NEW YORK — System flexibility and data security are two of the biggest challenges retailers are facing with their point-of-sale systems, according to two retailers and a wholesaler who participated in a recent webinar panel discussion hosted by SN here.
The lack of flexibility makes upgrades as well as integration with other systems difficult to implement, the panelists said. This in turn hampers retailers' ability to meet business objectives and to satisfy regulatory changes required for data security and flexible spending accounts.
“The way POS systems are architected today makes upgrades much more burdensome,” said Harrison Lewis, chief information officer for Haggen, a 16-store chain based in Bellingham, Wash. Lewis was one of the panelists in the webinar, called “Six Ways to Improve Your POS,” which was sponsored by Microsoft and took place on April 29.
But Lewis added that he expects a major POS software provider to step forward and “deliver a platform that allows for ease of integration, protects customer data and changes the checkout paradigm.” His ideal would be an architecture that includes service-oriented applications “that will give us the ability to respond quickly to business opportunities, regulatory changes and upgrades.”
Gary Hawkins, chief executive officer of Green Hills, a one-store operation in Syracuse, N.Y., and a customer loyalty consultant, said he found it difficult to extract data from POS systems for reporting or analysis. POS systems have “proprietary or difficult-to-read data formats,” he said. “It's been a challenge integrating POS systems and data with other third-party systems for as long as I can remember.”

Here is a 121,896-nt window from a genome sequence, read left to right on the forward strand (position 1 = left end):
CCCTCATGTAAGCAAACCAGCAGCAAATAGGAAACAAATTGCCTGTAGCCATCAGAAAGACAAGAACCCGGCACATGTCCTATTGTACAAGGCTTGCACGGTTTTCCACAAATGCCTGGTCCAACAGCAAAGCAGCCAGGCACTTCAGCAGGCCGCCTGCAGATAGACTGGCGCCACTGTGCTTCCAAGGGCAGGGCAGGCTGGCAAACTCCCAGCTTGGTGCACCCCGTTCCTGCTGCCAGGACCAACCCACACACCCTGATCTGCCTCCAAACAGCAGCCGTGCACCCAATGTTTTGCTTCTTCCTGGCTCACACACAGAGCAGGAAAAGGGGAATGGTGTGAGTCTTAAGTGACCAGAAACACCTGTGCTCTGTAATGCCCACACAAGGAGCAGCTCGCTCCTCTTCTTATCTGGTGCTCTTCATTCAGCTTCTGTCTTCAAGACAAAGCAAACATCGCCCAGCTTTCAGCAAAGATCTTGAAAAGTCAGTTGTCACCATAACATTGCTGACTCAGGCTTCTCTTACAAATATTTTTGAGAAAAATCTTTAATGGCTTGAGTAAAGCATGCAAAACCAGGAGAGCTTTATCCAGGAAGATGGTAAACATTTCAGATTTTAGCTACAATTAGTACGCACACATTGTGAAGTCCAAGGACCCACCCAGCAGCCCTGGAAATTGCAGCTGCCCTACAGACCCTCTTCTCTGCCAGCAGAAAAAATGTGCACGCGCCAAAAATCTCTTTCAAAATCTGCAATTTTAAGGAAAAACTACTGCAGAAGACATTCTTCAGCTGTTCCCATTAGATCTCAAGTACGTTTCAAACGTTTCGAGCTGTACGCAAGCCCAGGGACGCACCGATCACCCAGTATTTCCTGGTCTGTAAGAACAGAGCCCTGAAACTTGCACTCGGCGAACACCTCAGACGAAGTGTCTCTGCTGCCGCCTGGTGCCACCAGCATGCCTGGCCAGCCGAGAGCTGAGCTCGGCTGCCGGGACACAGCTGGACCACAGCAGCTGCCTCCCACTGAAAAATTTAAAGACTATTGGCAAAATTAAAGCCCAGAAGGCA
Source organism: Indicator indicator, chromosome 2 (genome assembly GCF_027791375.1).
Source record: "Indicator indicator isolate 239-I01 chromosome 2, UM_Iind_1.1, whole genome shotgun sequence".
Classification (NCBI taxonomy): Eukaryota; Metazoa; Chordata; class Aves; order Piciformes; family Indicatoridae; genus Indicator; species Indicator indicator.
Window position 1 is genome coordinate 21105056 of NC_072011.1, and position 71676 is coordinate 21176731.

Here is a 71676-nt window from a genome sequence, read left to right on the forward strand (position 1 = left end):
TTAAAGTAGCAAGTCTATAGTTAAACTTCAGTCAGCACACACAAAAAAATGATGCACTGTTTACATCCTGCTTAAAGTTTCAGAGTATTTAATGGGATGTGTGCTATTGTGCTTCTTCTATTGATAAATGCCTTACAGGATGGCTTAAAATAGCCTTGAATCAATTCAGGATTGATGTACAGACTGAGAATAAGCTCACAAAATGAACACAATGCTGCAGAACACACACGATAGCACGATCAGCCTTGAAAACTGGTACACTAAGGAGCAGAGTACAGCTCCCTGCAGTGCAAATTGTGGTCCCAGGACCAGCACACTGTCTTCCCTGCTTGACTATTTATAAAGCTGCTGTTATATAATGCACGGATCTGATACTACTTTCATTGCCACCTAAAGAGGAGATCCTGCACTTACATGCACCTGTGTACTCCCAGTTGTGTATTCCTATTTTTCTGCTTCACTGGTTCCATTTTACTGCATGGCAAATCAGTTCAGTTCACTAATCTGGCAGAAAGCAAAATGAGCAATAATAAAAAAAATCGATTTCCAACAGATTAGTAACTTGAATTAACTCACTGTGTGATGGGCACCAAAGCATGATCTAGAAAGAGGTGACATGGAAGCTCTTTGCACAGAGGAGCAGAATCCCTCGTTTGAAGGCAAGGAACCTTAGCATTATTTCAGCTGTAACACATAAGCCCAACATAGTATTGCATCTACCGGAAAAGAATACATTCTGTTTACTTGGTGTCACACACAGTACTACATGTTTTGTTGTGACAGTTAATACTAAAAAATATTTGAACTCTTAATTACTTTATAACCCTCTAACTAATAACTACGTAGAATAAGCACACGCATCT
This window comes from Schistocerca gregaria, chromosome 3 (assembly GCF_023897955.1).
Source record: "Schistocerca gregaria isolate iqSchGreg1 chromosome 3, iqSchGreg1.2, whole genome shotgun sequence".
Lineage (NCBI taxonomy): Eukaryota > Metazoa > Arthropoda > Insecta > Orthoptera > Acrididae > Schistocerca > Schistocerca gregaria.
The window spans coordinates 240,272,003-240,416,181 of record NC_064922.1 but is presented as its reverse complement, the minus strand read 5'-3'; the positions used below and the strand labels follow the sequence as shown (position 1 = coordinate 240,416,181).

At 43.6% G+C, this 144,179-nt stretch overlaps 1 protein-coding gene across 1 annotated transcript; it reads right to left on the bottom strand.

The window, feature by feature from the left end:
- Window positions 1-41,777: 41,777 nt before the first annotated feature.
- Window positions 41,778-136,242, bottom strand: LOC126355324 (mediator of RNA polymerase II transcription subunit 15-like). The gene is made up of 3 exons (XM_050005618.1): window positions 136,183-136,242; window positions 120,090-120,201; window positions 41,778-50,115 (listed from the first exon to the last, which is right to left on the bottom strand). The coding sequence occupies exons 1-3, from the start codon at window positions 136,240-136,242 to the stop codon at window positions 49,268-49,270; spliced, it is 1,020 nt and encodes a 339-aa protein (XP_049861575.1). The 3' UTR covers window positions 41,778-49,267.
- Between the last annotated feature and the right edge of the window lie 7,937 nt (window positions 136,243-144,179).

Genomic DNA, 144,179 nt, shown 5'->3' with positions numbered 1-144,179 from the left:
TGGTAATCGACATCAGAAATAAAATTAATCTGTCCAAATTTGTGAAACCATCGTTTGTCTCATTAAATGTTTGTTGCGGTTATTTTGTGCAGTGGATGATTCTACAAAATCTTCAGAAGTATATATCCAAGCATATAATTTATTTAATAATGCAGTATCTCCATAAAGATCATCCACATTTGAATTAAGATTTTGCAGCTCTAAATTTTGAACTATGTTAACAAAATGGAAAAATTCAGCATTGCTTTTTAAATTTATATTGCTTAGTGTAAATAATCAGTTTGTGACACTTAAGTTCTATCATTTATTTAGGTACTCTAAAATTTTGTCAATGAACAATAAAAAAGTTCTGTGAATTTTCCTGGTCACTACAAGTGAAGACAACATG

Mike Brown, general manager, retail technology, Unified Grocers, Commerce, Calif., agreed that interoperability — ensuring that POS systems will work with third-party applications — is a challenge.
In the wake of the data security breach that took place at Hannaford Bros. in March, data security was another big issue on the minds of the panelists. Lewis criticized current POS systems for creating “transaction logs for every [POS] event,” generating too much data and “opening us up for opportunities where data could be misused.”
Tools are needed, Lewis said, that will determine “under what conditions we need transaction data, and for how long.” He called for “redundant data” that is stored in two or more places to be eliminated. “We need to store only that information that is really, truly necessary to support the business process,” he said.
Brown urged the credit card associations to make security improvements. “We could be helped tremendously if we could convince the card associations to support encryption from PIN pads all the way through the processing chain,” he said. That would address “one of the big loopholes,” he said.
Hawkins noted that retailers such as Hannaford Bros. were vulnerable despite complying with PCI (Payment Card Industry) data security standards. “I don't know that there can be a perfect solution,” he said.